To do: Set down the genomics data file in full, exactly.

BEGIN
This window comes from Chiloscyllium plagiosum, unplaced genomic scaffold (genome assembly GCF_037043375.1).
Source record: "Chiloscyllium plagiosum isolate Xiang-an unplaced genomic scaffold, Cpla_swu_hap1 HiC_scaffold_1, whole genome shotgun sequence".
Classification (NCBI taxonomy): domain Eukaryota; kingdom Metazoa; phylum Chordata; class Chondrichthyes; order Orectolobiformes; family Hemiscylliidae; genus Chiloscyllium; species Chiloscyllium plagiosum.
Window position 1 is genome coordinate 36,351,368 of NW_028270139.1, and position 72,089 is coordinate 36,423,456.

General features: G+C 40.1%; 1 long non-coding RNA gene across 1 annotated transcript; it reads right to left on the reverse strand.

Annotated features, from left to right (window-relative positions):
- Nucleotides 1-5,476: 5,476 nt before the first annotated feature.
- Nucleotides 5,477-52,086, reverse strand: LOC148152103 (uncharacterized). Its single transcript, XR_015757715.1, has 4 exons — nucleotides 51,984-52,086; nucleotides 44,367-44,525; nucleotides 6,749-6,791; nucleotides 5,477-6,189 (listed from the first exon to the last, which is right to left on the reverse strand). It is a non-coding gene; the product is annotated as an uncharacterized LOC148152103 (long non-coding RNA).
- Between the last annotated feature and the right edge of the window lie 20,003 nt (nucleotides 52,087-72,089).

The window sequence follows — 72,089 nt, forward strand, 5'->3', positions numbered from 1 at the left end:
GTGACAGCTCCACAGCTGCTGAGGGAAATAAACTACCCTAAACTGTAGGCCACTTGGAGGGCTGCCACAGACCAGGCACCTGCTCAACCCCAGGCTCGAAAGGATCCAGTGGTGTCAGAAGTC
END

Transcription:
This window comes from Chiloscyllium plagiosum, unplaced genomic scaffold (genome assembly GCF_037043375.1).
Source record: "Chiloscyllium plagiosum isolate Xiang-an unplaced genomic scaffold, Cpla_swu_hap1 HiC_scaffold_1, whole genome shotgun sequence".
Classification (NCBI taxonomy): domain Eukaryota; kingdom Metazoa; phylum Chordata; class Chondrichthyes; order Orectolobiformes; family Hemiscylliidae; genus Chiloscyllium; species Chiloscyllium plagiosum.
Window position 1 is genome coordinate 36,351,368 of NW_028270139.1, and position 72,089 is coordinate 36,423,456.

General features: G+C 40.1%; 1 long non-coding RNA gene across 1 annotated transcript; it reads right to left on the reverse strand.

Annotated features, from left to right (window-relative positions):
- Nucleotides 1-5,476: 5,476 nt before the first annotated feature.
- Nucleotides 5,477-52,086, reverse strand: LOC148152103 (uncharacterized). Its single transcript, XR_015757715.1, has 4 exons — nucleotides 51,984-52,086; nucleotides 44,367-44,525; nucleotides 6,749-6,791; nucleotides 5,477-6,189 (listed from the first exon to the last, which is right to left on the reverse strand). It is a non-coding gene; the product is annotated as an uncharacterized LOC148152103 (long non-coding RNA).
- Between the last annotated feature and the right edge of the window lie 20,003 nt (nucleotides 52,087-72,089).

The window sequence follows — 72,089 nt, forward strand, 5'->3', positions numbered from 1 at the left end:
GTGACAGCTCCACAGCTGCTGAGGGAAATAAACTACCCTAAACTGTAGGCCACTTGGAGGGCTGCCACAGACCAGGCACCTGCTCAACCCCAGGCTCGAAAGGATCCAGTGGTGTCAGAAGTC